ResearchImpact Funds Homelessness Research and Knowledge Mobilization

“At this time, there is a dearth of information on the effectiveness of our responses to homelessness and our service models, including housing programs. That is, there is very little evaluation research of programs in Canada…In an era of increasing solutions to homelessness, it is increasingly important to know what works, why it works and for whom it works.”

Stephen Gaetz

Stephen Gaetz

ResearchImpact has a mandate to link researchers and decision makers in Victoria and Toronto but such collaborations need to be seeded in order to develop into full partnerships. ResearchImpact is investing in collaborative research and KM projects that address social challenges that are common to the two cities. Through a competitive process York has made a $30,000 grant to a project lead by Stephen Gaetz (York University), Bernie Pauly (University of Victoria) and their community partners Rachel Gray (Eva’s Initiatives), Kathy Stinson (Victoria Cool Aid Society) and Jill Clements, (Greater Victoria Coalition to End Homelessness). Stephen and Bernie are joined by colleagues at York (Uzo Anucha, Stephanie Baker Collins, Michaela Hynie and Daphne Winland) and at UVic (Jutta Gutberlet, Aleck Ostry, Margo Matwychuk and Darlene Clover).

Their project, Ending Homelessness: “What works and for whom?” will establish a framework for evaluating the effectiveness of programs that address ending homelessness and it has three components:

• Based on a review of the literature and expert consultation, develop indicators for assessing programs and practices aimed at ending homelessness;


Bernie Pauly

• Develop and test an evaluation framework for assessing the effectiveness of programs for ending homelessness

• Using plain language summaries, technology to enhance access to the project and dissemination using the Homeless Hub the project will mobilize knowledge related to best practices in ending homelessness and guidelines for program evaluation in order to enhance community capacity and to allow other communities to use the evaluation methodologies developed.

The project will run jointly in both cities and results made available during Fall 2009. Good luck to the team. Stay tuned to Mobilize This! for more information on this and other investments ResearchImpact is making for social innovation.

RE$EARCH MONEY publishes on Knowledge Mobilization

RE$EARCH MONEY recently published an article by David Phipps. The article provides a brief theoretical framework for KM and illustrates KM activities with examples of how KM can create value for faculty, graduate students and research users. The article makes a distinction between project based KM and institutional KM services such as those supported by York and UVic. In addition the article ends with a call to action.

“To sustain [KM] activities, research funding organizations need to invest in KM through institutional programs such as Intellectual Property Mobilization (IPM) and Knowledge Impact in Society (KIS). Foundations need to look to social innovation as a target area for support and institutions need to invest in institutional KM practices as they currently do for technology transfer.” Read the full article here….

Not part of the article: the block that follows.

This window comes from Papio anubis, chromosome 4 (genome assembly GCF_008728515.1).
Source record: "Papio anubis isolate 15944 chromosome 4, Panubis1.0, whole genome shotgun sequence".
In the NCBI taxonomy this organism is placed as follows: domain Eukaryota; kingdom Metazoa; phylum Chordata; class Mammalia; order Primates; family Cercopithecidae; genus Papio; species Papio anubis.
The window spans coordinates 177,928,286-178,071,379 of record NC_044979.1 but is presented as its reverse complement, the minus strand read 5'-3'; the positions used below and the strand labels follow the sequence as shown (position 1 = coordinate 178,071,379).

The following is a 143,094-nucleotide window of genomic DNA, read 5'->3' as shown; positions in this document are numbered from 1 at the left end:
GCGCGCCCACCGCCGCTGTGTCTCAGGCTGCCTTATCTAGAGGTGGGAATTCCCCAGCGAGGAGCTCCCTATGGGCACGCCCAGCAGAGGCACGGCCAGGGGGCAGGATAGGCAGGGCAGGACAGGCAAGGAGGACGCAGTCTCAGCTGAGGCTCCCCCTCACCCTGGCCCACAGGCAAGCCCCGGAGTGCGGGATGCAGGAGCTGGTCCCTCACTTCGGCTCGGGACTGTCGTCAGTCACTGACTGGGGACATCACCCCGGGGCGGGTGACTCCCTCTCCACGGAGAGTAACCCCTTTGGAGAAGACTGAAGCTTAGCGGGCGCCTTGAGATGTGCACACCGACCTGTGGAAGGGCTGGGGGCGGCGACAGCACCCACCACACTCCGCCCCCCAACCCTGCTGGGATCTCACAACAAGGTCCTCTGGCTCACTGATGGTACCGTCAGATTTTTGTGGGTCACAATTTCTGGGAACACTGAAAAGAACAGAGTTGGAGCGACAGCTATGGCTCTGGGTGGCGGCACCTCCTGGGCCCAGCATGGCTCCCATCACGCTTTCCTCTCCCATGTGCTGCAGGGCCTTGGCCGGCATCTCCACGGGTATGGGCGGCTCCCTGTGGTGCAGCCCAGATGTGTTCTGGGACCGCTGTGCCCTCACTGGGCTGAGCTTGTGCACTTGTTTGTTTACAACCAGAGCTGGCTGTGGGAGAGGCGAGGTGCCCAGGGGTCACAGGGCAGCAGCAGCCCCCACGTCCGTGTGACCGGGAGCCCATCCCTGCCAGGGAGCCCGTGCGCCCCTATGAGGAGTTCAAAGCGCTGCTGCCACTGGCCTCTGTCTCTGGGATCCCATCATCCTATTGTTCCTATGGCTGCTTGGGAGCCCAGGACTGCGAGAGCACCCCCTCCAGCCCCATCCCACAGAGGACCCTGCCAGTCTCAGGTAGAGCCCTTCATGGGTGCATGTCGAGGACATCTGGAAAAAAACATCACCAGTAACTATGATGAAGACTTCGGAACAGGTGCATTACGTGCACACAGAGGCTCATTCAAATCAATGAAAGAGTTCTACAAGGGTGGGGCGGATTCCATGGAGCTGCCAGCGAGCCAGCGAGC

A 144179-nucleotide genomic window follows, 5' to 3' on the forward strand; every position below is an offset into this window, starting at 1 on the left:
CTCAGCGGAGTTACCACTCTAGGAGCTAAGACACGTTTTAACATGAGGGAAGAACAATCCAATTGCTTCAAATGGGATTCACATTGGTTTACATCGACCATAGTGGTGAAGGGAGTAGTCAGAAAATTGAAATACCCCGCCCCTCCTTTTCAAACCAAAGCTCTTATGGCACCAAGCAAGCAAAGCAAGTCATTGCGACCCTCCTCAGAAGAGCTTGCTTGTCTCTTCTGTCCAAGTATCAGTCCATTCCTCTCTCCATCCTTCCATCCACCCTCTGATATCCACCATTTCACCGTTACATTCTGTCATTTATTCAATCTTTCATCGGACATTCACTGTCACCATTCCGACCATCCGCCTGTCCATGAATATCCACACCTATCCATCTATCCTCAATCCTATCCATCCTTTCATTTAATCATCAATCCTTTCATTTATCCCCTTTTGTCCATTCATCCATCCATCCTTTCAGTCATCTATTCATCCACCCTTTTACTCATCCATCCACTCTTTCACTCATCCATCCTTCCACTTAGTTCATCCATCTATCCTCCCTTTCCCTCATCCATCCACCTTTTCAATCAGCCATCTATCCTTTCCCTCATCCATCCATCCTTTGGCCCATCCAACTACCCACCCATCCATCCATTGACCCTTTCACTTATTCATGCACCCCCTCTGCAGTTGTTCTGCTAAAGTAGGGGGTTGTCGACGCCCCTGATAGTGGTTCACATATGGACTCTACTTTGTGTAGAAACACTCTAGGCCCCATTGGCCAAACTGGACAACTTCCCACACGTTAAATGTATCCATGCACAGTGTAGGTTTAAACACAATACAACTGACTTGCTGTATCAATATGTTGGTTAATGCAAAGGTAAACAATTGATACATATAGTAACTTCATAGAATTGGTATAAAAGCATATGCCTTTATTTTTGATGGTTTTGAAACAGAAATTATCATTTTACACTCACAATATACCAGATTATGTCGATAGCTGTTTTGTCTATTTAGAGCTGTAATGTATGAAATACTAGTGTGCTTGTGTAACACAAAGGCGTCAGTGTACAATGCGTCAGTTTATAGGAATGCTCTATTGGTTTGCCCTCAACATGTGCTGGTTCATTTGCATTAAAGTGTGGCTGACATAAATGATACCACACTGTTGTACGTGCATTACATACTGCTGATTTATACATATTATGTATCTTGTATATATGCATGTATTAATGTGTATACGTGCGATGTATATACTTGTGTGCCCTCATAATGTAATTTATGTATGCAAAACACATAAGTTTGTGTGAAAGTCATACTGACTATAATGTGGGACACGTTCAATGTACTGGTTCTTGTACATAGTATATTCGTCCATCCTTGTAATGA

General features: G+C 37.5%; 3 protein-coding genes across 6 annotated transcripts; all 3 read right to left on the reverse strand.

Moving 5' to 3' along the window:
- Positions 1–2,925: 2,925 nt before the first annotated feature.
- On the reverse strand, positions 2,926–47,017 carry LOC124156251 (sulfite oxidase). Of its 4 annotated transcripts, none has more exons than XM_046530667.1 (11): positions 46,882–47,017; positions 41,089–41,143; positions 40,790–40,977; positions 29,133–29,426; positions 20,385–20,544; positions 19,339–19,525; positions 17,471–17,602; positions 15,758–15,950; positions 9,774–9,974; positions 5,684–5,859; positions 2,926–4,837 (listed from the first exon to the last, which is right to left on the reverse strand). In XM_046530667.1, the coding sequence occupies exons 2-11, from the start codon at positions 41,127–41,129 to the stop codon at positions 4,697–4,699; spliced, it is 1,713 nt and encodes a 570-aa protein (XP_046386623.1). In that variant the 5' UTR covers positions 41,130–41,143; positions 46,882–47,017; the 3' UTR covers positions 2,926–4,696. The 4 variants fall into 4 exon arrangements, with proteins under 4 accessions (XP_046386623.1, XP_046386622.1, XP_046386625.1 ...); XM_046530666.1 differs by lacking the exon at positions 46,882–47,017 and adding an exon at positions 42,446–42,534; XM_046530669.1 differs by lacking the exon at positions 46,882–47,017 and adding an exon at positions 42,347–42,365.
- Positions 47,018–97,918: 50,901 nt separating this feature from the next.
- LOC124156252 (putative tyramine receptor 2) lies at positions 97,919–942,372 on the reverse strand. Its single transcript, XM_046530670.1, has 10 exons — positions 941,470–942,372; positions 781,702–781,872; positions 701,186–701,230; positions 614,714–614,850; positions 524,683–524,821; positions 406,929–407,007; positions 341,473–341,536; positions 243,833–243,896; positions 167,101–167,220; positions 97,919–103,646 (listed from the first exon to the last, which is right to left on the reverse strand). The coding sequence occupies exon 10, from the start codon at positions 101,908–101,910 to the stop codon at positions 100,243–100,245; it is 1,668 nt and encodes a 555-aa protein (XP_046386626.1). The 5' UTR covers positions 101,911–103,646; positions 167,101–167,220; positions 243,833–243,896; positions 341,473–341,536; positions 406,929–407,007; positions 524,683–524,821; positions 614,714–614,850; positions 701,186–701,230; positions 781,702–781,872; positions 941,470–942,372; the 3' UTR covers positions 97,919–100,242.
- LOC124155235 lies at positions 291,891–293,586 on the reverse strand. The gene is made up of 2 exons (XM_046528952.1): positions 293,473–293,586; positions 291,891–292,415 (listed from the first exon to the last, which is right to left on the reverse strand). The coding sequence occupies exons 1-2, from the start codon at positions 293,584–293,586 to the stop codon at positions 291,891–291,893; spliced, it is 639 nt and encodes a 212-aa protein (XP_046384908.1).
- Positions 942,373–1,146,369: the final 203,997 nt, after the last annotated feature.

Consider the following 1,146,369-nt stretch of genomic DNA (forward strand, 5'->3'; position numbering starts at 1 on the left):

RE$EARCH MONEY is Canada’s premier source of intelligence on research and development, science and technology and innovation. See www.researchmoneyinc.com for more information.

ResearchImpact invited to consult on KM strategies

On October 23rd, 2008, the Canadian Partnership Against Cancer’s (CPAC) Knowledge Management Division hosted a one-day forum with experts from across Canada in knowledge management, information management and analytics, and technology and eHealth innovation to obtain advice on: a vision for knowledge management in cancer control; novel and creative approaches to advancing and sustaining knowledge management in the Canadian cancer control community; the essential elements of a focused and innovative, multi-year knowledge management strategy for CPAC; critical success factors for the impact and sustainability of CPAC’s knowledge management strategy. David Phipps (ResearchImpact, York University) was invited to participate in the discussions and provide input into developing a KM strategy for CPAC.

The one day session featured more discussion than presentation and CPAC did more listening than talking. An aside… as a note to all those planning a consultation – this opportunity for 2 way exchange is far more important than creating an opportunity for one way transfer (good KM strategy). Experts in a variety of cancer strategies and KM practices from Canada and the US were present and it is safe to say the invited attendees got as much out of the session as did CPAC. Some of the take home messages included using technology as a tool, keeping people at the centre of KM, understanding your audiences (their needs and wants) and having a robust evaluation strategy. As usual we raised more questions than answers as many of us are struggling with similar issues.

ResearchImpact was pleased to be invited to participate and we look forward to future opportunities to share our experiences.

The Canadian Partnership Against Cancer (CPAC) is an independent organization funded by the federal government to accelerate action on cancer control for all Canadians. CPAC’s mission is to bring together cancer experts, charitable organizations, governments, patients and survivors to bring change to the cancer control domain. CPAC works together with its partners to stimulate generation of new knowledge and accelerate the implementation of existing knowledge about cancer control across Canada. Visit them at www.partnershipagainstcancer.ca.